Auscultation an Unsafe Method to Verify Feeding Tube Placement

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Enteral feeding is a common procedure frequently used to deliver liquid formula and/or medication(s) directly into the stomach of an individual who is unable to consume enough food to meet the needs of their body. Flexible nasogastric tubes, with or without a metal guide, enter through one of the patient's nostrils and must pass the junction with the trachea (airway) before reaching the esophagus (and ultimately the stomach). Since these tubes must move through a treacherous path, serious complications may result if the tube's location is not verified before the initial feeding. Confirmation that any feeding tube has been inserted correctly should be obtained via radiography (x-ray) and one or more recommended supplementary techniques. Unfortunately, auscultation (listening to breathing sounds with a stethoscope) is frequently used in place of acceptable methods, needlessly placing thousands of patients at risk each year.

The Treacherous Path of a Feeding Tube

The human respiratory and digestive systems briefly follow the same path in the section of the throat known as the pharynx. By taking advantage of this shared pathway, feeding tubes can be inserted through a person's nostril and ultimately reach their stomach or small intestine. Unfortunately, feeding tubes are occasionally pushed into the trachea (the windpipe) instead of the esophagus (which leads to the stomach). If the clinician is not aware that the tube is moving "down the wrong pipe", it may be pushed into one of the bronchial tubes and/or lungs where it can cause serious complications including pneumothorax (a collapsed lung). A tube may follow an even more treacherous and lethal path if it is accidentally pushed into a person's cranium and brain. Tubes which were initially inserted correctly can partially slide out of the body between feedings, thereby increasing the risk of choking on liquid formula if the hazard is not noticed by a clinician before the next meal.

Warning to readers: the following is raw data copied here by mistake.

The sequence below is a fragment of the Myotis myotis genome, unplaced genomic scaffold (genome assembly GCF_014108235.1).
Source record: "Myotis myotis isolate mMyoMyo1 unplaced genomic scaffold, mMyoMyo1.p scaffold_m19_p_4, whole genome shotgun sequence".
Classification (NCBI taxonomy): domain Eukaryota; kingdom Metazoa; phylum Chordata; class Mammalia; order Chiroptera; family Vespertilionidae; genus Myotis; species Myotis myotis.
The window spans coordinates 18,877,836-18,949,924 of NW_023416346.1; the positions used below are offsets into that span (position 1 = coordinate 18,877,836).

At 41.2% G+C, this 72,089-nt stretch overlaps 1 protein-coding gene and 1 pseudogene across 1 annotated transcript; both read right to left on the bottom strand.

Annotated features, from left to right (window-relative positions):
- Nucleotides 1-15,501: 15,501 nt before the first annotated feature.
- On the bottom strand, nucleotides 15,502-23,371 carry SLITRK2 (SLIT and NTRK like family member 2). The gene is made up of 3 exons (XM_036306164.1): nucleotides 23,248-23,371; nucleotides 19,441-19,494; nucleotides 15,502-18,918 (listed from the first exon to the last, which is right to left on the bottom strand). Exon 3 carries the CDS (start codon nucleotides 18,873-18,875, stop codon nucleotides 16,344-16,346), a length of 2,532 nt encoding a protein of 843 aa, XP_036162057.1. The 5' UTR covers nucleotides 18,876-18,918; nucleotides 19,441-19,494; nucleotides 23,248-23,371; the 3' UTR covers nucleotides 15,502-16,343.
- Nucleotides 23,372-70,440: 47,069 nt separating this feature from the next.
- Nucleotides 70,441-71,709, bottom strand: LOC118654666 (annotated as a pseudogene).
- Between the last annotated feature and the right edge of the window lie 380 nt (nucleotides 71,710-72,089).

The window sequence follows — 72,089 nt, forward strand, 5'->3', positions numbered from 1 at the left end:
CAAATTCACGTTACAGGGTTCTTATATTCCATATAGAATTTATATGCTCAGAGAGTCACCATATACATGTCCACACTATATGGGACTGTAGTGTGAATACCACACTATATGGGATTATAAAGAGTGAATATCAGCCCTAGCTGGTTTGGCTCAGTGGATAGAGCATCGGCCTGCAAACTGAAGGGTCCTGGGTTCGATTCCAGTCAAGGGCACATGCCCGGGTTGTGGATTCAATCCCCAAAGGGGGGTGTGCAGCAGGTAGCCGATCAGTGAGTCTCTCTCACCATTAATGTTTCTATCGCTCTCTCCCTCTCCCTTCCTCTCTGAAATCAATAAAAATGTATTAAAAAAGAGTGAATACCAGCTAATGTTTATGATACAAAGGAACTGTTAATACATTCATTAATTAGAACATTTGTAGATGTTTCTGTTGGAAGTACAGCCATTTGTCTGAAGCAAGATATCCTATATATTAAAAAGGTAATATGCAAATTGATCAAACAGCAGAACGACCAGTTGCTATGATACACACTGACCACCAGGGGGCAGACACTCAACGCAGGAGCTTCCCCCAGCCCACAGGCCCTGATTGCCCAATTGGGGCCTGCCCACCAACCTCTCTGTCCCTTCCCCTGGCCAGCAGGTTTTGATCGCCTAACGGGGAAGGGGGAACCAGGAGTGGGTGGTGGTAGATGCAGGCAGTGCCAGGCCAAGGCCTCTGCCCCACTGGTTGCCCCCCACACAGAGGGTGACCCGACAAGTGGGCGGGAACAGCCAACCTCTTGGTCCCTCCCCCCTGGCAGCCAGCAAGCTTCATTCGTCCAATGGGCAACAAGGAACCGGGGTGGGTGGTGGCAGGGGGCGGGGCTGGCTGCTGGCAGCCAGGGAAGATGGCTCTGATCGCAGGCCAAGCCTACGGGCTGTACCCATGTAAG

Radiology the Most Widely Accepted Method to Verify Correct Tube Placement

The widespread agreement within national guidelines for medical practitioners states that radiography is the most reliable method to ensure correct placement of a feeding tube. Once the tube is believed to have passed the junction of the esophagus and the larynx (the portion of the airway which branches off from the shared pharynx), a chest x-ray should be obtained to ensure it has traversed the correct path. With approval from a radiologist regarding the tube's location, insertion can be completed and a second x-ray obtained to verify that the end has reached the stomach (or in some cases, the small intestine). This entire verification process must be finished before the patient receives his or her first liquid meal and/or medication(s). Radiologists must use extreme vigilance when evaluating chest x-rays of this nature, as tubes which have followed a path into the left lung occasionally appear to have entered the stomach. Patients should also be aware that cumulative exposure to radiation can increase one's chances of cancer and other complications; even so, no other method has proven as reliable for determining the location of a feeding tube.